In Windows it is possible to permanently delete a file or folder from the right click contextual menu. The right click contextual menu in OS X, does not by default give the option to delete a file or folder in this way, only the option to "Move to Trash", which means you then have to empty the trash manually in order to delete the file or folder.

Is it therefore possible to add this option to the contextual menu, to aid quick deletion ?

  • Let's for a minute suppose this was possible to accomplish (which since it's software is certainly possible). What would you have happen if you deleted a user home folder or /System?
    – bmike
    Commented Sep 26, 2013 at 20:55
  • @bmike That could be a question for the site. I'll do some research....
    – Simon
    Commented Sep 27, 2013 at 10:40
  • @bmike Firstly would OS X allow the deletion of these....surely its far too dangerous !! (I'm assuming a safe guard mechanism is in place to prevent this). Secondly in terms of the System folder, this would only be deleted if a new one was created following an archive & install of OS X ?
    – Simon
    Commented Sep 27, 2013 at 15:22
  • Why not just use the built-in keyboard shortcut for this?
    – Wildcard
    Commented Sep 26, 2016 at 10:41

4 Answers 4


The simplest way is to create your own Service and call it whatever you want to name it.

I created a service simply called Delete Now and put it in my context menu like I have done here:

enter image description here

Make Your Own Delete Service

  1. Open up Automator (/Applications/Utilities/Automator) and create a new Service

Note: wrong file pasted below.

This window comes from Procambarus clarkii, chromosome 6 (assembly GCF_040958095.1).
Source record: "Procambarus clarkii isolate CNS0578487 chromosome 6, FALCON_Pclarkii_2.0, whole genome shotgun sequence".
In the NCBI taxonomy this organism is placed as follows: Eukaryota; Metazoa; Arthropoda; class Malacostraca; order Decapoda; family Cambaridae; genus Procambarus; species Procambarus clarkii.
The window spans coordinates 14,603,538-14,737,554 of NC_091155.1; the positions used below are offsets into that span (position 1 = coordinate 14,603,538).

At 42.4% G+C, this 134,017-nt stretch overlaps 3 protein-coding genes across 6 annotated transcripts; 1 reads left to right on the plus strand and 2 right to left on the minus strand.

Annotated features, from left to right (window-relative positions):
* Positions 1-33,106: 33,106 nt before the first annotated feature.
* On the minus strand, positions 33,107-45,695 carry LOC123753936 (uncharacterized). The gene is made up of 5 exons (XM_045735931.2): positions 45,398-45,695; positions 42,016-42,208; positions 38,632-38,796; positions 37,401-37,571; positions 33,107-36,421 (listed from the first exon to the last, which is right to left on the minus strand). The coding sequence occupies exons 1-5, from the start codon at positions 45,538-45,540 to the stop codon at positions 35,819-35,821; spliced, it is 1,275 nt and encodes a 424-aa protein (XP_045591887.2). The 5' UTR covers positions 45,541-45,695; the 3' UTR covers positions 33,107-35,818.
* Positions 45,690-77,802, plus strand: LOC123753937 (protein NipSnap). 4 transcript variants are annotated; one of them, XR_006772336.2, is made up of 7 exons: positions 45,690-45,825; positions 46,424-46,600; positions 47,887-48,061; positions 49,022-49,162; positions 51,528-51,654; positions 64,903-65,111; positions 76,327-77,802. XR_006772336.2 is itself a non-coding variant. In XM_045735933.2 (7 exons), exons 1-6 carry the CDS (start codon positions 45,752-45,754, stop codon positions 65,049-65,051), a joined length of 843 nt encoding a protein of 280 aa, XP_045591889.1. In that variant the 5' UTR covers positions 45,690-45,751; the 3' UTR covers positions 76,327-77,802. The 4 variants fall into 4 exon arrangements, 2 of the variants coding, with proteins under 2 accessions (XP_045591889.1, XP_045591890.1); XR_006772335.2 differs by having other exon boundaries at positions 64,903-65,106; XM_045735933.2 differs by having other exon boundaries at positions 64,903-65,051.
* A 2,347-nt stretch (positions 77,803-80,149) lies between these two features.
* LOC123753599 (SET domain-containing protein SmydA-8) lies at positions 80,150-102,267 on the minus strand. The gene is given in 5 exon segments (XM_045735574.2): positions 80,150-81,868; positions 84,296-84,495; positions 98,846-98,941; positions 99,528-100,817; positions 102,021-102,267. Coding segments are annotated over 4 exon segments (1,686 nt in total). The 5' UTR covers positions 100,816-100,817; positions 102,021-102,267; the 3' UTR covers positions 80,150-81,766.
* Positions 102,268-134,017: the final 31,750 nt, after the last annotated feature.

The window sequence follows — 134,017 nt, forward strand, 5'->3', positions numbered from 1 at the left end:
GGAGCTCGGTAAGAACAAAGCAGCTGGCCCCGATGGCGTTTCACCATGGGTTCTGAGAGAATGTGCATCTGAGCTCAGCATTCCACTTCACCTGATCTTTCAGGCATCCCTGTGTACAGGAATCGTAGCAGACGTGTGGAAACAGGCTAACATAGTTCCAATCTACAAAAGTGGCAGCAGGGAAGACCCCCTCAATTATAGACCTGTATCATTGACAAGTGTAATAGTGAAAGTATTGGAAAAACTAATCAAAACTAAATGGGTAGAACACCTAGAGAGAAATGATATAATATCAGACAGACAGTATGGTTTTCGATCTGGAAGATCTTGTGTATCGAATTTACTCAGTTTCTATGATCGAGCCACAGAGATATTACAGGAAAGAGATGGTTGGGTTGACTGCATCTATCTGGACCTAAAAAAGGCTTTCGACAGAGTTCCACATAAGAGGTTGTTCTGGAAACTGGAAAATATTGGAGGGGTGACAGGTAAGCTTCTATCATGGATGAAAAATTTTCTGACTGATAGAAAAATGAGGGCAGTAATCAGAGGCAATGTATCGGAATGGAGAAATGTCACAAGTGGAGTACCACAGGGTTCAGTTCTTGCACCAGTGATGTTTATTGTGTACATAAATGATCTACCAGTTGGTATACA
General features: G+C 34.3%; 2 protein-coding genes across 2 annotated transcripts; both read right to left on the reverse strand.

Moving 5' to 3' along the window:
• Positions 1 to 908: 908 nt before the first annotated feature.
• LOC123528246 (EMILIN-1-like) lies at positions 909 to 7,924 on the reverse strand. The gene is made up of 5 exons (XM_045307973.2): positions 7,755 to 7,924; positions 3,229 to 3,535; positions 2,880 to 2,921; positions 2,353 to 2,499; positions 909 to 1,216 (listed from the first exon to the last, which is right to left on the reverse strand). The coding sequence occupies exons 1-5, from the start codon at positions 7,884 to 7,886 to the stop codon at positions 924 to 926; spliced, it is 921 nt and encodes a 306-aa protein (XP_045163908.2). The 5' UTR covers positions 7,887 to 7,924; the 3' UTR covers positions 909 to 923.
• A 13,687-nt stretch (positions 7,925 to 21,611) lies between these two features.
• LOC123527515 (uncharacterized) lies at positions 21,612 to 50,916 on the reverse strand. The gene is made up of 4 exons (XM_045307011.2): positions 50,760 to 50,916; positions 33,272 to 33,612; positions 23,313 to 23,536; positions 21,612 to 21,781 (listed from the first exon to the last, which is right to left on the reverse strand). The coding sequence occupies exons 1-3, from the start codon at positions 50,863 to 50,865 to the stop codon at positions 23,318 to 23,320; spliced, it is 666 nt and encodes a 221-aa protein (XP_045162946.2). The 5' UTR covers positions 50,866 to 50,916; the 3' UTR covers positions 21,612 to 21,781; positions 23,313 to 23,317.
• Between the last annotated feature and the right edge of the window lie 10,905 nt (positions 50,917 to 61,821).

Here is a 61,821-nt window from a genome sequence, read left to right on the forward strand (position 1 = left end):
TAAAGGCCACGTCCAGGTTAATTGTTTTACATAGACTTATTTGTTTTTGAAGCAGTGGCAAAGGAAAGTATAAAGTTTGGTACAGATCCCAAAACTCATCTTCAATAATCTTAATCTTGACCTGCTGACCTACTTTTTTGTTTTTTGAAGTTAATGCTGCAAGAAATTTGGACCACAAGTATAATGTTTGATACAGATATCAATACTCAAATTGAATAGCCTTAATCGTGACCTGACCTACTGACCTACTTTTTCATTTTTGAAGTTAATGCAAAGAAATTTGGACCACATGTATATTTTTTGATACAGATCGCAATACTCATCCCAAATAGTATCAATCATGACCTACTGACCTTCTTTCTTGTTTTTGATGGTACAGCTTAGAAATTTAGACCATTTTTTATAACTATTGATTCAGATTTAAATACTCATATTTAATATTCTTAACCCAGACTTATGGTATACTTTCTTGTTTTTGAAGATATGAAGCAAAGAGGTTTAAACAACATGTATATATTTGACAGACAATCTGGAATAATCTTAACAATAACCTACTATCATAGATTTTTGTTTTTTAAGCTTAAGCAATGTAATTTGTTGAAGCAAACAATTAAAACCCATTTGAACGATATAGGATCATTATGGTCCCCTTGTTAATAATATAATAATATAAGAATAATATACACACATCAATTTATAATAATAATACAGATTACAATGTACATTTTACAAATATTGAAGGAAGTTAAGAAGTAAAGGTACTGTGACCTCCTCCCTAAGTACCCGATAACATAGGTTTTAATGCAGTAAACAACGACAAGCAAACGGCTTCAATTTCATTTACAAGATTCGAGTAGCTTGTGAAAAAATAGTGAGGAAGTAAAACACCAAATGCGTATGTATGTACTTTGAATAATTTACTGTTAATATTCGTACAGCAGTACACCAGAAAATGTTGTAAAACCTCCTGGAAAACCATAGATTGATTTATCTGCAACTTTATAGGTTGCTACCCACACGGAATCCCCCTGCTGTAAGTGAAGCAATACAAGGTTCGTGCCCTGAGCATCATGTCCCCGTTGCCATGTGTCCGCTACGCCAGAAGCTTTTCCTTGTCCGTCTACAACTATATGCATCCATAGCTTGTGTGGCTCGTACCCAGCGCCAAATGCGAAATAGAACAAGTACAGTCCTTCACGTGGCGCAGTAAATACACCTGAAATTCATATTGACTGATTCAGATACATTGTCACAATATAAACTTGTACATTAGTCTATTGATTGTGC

enter image description here
  2. At the top right pane, select files or folders in Finder
    enter image description here
  3. On the left most pane, select Utilities and drag the Run Shell Script option to the workflow
    enter image description here
  4. Change the "Pass input" field to arguments
    enter image description here
  5. Pase the following into the shell script body
for f in "$@"
rm -rf "$f"
afplay "/System/Library/Components/CoreAudio.component/Contents/SharedSupport/SystemSounds/finder/empty trash.aif"  

6. Click File > Save on the menubar and give you service a name. Whatever you name it, is what it will be called

enter image description here

This will enable it immediately on your system. If you ever decide you don't want it, and need to replace this item, navigate to ~/Library/Services/ and you will see a list of folders called {servicename}.workflow. To remove the one you don't want, just delete it then in Terminal type

killall Finder

This will restart the Finder and remove it from the context menu straight away. Otherwise, it will clear up on next restart.

Add Keyboard Shortcut

To make a keyboard shortcut for the Service you created, follow these steps:

  1. From the Desktop, click the word Finder in the top left hand corner of the screen, then go to Services > Services Preferences enter image description here